Immigration is much like the global trade in goods and services. Economic evidence and economic history both support the view that open borders over time invigorate economic growth by encouraging the spread of new commercial ideas, new technologies, and new ways of organizing everyday life. Yet as everyone who took Econ 101 knows, the gains from trade are dispersed throughout the economy while the costs are highly concentrated. The same holds with immigration. The overall economy benefits on net, while some school systems and local communities bear the brunt of upfront costs.
There are troubling signs on the immigration front, however. Many illegal immigrants and their children barely survive on society's margins. Firings, unpaid wages, and other abuses at the workplace are all too common. The federal and state government crackdown on illegal immigrants means the risk of deportation is real--and growing. "They're living under the threat of continuous detection and expulsion," says Jagdish Bhagwati, economist at Columbia University.
Indeed, thanks to a combination of the crackdown and the recession the backlash over illegal immigration could taper off, at least for awhile. The reason is that there should be fewer illegals in the United States over the next several years. For one thing, the crackdown is having an effect. The Department of Homeland Security reports that apprehensions of illegal aliens along the Mexican border dropped 20 percent in fiscal 2007, a sign that "there are fewer attempts to cross the border illegally." Border arrests are down three years running and over the same period deportations rose 15 percent.
For another, illegal immigrants are sensitive to the rhythms of the business cycle. When the economy is strong and employers are hiring, illegal immigrants come to the United States for work. But as activity subsides and employers hand out pink slips, illegals tend to go home and border crossings drop. The unemployment rate among Hispanics, according to the U.S. Bureau of Labor Statistics, reached 6.5 percent in the first three months of the year, and jumped to an average of 7.2 percent over the next three months. The Hispanic unemployment rate reached 7.4 percent in July. That figure is not only well ahead of the 5.7 percent national unemployment rate, it's much higher than the 4.9 percent low for Latino unemployment reached in the fourth quarter of 2006.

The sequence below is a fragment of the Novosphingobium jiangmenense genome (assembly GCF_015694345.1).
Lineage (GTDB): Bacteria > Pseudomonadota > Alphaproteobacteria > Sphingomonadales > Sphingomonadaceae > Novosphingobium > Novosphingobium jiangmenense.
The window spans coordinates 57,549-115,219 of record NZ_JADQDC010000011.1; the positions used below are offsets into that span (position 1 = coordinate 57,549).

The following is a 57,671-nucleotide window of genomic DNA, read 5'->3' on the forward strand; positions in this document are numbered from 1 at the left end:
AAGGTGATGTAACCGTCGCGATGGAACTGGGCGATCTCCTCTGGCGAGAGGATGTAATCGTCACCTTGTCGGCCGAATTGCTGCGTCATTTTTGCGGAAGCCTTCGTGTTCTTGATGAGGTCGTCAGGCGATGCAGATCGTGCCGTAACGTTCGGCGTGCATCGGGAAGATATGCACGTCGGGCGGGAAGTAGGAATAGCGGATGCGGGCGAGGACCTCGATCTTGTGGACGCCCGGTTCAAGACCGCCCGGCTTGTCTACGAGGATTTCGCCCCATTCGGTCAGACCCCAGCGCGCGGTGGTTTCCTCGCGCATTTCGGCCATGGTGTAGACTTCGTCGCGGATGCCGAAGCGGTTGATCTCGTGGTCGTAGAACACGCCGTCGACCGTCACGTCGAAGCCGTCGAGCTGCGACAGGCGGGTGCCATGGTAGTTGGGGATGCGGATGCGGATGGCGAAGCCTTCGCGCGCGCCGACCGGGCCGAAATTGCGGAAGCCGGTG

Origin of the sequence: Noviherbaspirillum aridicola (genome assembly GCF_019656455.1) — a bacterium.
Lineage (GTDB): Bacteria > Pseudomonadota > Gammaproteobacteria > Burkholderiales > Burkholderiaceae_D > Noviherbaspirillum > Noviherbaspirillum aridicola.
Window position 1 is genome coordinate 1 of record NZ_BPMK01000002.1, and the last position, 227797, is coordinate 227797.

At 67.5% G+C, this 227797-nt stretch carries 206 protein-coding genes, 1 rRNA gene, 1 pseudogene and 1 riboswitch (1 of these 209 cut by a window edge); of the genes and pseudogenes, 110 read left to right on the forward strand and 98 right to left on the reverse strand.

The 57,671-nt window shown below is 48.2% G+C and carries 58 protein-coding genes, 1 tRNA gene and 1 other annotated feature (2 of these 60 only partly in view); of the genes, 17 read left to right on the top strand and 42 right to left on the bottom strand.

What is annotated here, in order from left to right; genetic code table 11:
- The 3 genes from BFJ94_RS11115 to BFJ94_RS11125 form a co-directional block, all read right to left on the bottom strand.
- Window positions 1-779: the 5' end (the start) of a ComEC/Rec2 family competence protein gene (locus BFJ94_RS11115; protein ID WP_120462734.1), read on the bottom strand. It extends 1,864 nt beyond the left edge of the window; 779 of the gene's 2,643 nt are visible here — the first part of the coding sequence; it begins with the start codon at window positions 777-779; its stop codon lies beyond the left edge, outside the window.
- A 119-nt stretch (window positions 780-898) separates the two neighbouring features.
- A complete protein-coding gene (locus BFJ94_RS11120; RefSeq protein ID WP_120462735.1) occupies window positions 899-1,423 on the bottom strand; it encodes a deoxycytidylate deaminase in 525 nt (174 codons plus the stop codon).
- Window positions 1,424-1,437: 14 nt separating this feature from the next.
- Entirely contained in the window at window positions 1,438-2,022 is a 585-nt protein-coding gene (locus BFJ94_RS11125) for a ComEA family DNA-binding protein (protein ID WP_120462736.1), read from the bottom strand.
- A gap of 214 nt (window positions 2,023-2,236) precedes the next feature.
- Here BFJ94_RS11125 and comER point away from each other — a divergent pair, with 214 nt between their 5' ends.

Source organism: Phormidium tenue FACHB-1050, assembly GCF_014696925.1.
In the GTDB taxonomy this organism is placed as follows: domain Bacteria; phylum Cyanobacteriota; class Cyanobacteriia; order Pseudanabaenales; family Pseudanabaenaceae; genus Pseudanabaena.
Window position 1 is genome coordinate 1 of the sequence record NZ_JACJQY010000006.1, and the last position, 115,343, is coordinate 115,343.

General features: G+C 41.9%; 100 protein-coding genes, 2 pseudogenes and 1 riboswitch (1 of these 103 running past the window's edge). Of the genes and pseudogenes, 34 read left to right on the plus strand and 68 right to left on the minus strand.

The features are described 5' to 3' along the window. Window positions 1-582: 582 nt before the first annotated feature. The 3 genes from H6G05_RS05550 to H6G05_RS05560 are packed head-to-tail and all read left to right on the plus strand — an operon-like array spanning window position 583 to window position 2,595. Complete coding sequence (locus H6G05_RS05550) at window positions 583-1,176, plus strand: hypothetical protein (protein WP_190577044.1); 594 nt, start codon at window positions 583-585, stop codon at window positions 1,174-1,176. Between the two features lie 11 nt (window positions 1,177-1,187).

Worst hit are Mexican immigrants. Their unemployment rate jumped from 5.5 percent to 8.4 percent over the past year, according to the Pew Hispanic Center. Remittances - money sent home by relatives in the United States - are also down as jobs vanish and incomes are squeezed. Taken altogether, the Center for Immigration Studies estimates that the illegal immigrant population declined by 11 percent through May 2008 after reaching a peak in August 2007. Put somewhat differently, the Center calculates that the illegal population has dropped by 1.3 million to 11.2 million today.
Mark Twain supposedly quipped that history may not repeat itself, but it rhymes. There are strong echoes in current debates to the early 20th century struggles over mass immigration. And, despite moving from an economy dominated by railroads and steel to one defined by computers and biotechnology, the economic story of immigration has a familiar feel: It's a net boon, not a net bust.
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